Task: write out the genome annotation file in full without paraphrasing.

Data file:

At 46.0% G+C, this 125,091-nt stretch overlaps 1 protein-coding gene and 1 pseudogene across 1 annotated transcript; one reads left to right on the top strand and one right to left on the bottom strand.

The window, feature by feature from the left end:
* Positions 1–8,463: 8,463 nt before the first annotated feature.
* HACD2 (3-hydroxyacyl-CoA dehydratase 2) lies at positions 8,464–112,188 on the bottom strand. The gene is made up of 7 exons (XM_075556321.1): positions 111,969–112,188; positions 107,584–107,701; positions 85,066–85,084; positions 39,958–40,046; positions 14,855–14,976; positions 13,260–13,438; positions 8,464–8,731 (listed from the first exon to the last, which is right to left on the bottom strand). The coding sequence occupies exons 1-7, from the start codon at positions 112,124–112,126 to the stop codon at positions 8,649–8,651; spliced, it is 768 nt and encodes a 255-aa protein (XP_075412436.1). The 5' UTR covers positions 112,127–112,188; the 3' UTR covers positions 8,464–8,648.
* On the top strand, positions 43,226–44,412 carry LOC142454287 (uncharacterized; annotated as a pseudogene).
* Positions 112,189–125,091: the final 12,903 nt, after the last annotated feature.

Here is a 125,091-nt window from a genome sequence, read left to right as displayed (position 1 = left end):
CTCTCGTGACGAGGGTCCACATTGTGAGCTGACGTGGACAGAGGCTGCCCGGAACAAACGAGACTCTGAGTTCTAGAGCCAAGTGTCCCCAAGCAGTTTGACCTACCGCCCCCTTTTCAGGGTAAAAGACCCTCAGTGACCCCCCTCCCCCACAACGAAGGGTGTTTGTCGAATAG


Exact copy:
At 46.0% G+C, this 125,091-nt stretch overlaps 1 protein-coding gene and 1 pseudogene across 1 annotated transcript; one reads left to right on the top strand and one right to left on the bottom strand.

The window, feature by feature from the left end:
* Positions 1–8,463: 8,463 nt before the first annotated feature.
* HACD2 (3-hydroxyacyl-CoA dehydratase 2) lies at positions 8,464–112,188 on the bottom strand. The gene is made up of 7 exons (XM_075556321.1): positions 111,969–112,188; positions 107,584–107,701; positions 85,066–85,084; positions 39,958–40,046; positions 14,855–14,976; positions 13,260–13,438; positions 8,464–8,731 (listed from the first exon to the last, which is right to left on the bottom strand). The coding sequence occupies exons 1-7, from the start codon at positions 112,124–112,126 to the stop codon at positions 8,649–8,651; spliced, it is 768 nt and encodes a 255-aa protein (XP_075412436.1). The 5' UTR covers positions 112,127–112,188; the 3' UTR covers positions 8,464–8,648.
* On the top strand, positions 43,226–44,412 carry LOC142454287 (uncharacterized; annotated as a pseudogene).
* Positions 112,189–125,091: the final 12,903 nt, after the last annotated feature.

Here is a 125,091-nt window from a genome sequence, read left to right as displayed (position 1 = left end):
CTCTCGTGACGAGGGTCCACATTGTGAGCTGACGTGGACAGAGGCTGCCCGGAACAAACGAGACTCTGAGTTCTAGAGCCAAGTGTCCCCAAGCAGTTTGACCTACCGCCCCCTTTTCAGGGTAAAAGACCCTCAGTGACCCCCCTCCCCCACAACGAAGGGTGTTTGTCGAATAG